Wednesday, 25 June 2008

Mrs Henderson Presents (2005)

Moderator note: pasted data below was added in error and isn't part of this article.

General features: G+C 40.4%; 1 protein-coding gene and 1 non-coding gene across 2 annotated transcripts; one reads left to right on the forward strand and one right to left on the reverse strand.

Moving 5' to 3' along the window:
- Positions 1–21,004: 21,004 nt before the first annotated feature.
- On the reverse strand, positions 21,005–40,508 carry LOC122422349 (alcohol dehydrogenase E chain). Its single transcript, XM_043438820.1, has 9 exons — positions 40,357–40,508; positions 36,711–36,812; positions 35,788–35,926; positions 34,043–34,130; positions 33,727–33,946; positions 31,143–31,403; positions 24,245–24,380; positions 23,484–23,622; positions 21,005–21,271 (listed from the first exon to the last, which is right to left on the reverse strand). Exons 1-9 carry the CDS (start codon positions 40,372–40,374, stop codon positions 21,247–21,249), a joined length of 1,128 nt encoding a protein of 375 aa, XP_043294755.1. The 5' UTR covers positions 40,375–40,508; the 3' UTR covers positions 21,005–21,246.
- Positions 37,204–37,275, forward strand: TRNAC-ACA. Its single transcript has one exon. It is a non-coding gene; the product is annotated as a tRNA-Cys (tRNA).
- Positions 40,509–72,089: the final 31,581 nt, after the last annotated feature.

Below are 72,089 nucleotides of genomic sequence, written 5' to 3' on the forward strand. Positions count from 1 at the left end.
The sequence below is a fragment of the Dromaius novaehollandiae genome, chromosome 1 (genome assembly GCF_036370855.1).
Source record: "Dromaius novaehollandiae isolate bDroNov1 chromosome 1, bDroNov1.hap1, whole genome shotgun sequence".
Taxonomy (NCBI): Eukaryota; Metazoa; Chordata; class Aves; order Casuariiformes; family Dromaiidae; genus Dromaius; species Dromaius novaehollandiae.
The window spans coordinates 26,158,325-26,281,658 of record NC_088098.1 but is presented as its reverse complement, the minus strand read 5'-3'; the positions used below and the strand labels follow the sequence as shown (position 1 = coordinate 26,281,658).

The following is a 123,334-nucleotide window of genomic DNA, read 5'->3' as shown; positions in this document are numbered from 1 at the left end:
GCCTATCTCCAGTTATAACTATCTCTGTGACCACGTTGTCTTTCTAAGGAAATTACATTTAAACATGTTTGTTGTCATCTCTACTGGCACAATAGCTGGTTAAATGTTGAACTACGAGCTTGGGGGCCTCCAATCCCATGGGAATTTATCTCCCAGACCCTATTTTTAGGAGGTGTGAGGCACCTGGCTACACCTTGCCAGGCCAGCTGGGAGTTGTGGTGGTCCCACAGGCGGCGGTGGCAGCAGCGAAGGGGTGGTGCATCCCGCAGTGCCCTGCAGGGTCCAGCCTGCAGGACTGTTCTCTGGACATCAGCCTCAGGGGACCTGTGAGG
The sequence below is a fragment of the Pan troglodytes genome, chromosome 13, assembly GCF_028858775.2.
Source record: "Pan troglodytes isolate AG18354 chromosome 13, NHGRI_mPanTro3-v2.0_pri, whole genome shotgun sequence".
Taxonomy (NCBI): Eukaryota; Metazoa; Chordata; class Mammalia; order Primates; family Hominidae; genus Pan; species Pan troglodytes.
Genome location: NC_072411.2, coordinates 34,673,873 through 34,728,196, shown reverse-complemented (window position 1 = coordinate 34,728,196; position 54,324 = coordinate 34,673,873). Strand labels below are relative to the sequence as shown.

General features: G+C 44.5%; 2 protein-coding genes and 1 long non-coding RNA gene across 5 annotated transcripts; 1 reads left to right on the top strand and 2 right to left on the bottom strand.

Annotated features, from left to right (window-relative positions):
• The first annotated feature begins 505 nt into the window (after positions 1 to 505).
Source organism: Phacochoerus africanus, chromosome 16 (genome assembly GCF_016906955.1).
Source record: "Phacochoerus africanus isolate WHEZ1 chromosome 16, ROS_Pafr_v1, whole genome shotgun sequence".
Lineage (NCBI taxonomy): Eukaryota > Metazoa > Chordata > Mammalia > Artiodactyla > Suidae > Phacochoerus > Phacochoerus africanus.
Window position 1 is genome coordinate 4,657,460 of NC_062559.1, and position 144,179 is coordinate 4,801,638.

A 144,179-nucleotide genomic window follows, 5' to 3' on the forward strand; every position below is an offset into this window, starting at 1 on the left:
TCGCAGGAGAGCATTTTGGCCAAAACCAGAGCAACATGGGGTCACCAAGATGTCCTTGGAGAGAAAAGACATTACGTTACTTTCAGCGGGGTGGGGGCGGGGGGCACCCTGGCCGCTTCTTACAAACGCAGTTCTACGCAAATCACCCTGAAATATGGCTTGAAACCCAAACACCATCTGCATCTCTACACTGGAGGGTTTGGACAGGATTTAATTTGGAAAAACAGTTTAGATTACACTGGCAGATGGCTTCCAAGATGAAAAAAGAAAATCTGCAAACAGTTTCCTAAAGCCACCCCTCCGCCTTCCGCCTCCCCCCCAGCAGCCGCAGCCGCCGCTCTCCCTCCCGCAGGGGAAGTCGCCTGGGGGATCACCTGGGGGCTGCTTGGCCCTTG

It must have an easy sell as a concept - Gosford Park type brings you The Full Monty! But this film is more obvious than anything its showgirls put on display, and makes the criminal mistake of being so...damned...respectable. God forbid this material should have been used as an excuse for a Carry On type comedy - but in a way I might have preferred it to this lumpy mix of bio-pic cliches, period kitsch, and undeveloped narrative. Mrs Henderson Presents relentlessly fails to surprise. The history of British music hall is today, thankfully or regrettably depending on your viewpoint, almost forgotten, unless you get to see some of the mildly painful films featuring music hall stars like Cicely Courtenidge and The Crazy Gang. This film's recreation is itself less than stellar, at no point does anything in this film give such a vivid impression of the time as the opening scene of The 39 Steps, or as much of a feel for backstage process as Topsy-Turvy. Instead, we have a style pinched from Thoroughly Modern Millie where little old rich ladies go flying off for a good time and talk nervous theatre producers into having a nude revue. The characters’ backs stories are all trotted out with dutiful care - Mrs Henderson (Judi Dench) with her son dead in WW1; Vivian Van Damme (Bob Hoskins) the gruff theatre manager with Dutch-Jewish background; Maureen (Kelly Reilly) the English rose starlet with a bad romantic history; but far from giving depth to pizzazz it seems a bad distraction, like a sighing clown; in this kind of mainstream fair you can’t suggest but you have to have someone spell it out, preferably in soliloquy, and then die in a bombing raid for punctuation. Whilst Mrs Henderson presents a damn good idea - something rowdy, beyond the pale, risque - the film itself is a relentless procession of the safely cute and on-the-beat maudlin. There's an interesting recent effort by British culture to re-evaluate the 1930s and WW2 era - which was long painted by such satirically-minded people from Spike Milligan to John Lennon and the socially analytical like Anthony Powell and David Storey as the last hoorah of Blimp types and Empire blowhards, but now it is seen as the vital transition between the Britain of those values and the Britain of today's. Unfortunately, as with Stephen Fry’s also entertaining, also very disjointed Bright Young Things, the attempt to paint a link between then and now is backed up by a relentless stylistic effort to keep everything safe and remote, complete with relentlessly “oh, what a lark” music. It’s like being wrapped in a cotton blanket, even when things turn mildly tragic. Mrs Henderson Presents is ambitious, trying to draw an intersecting line between a specific artistic event - although the Windmill Theatre’s acts are actually tawdry kitsch in themselves - and the general zeitgeist, where the theatre becomes a rare haven for servicemen and Mrs Henderson herself, Roaring Nineties-type rich bohemian, gives unto the staid, flavorless mass populace of Britain a taste of their anything-goes sensibility. It is, frankly, a bit of a stretch. But it’s hard not to be entertained by this film, for all its faults. Anything that almost entirely relies on the acting of Judi Dench and Bob Hoskins is in fairly safe hands, and they give what they should. Dench does play her part with a case of the Angela Lansburys, but it’s necessary her character have a marshmallow centre to make up for the unpalatable exterior which is all upper-class brusqueness and reality-deprived vision. Hoskins sends up his own Churchillian act, and the film’s one real joke involving stripping actually involves male nudity - his, specifically, an image unlikely to be easily forgotten.

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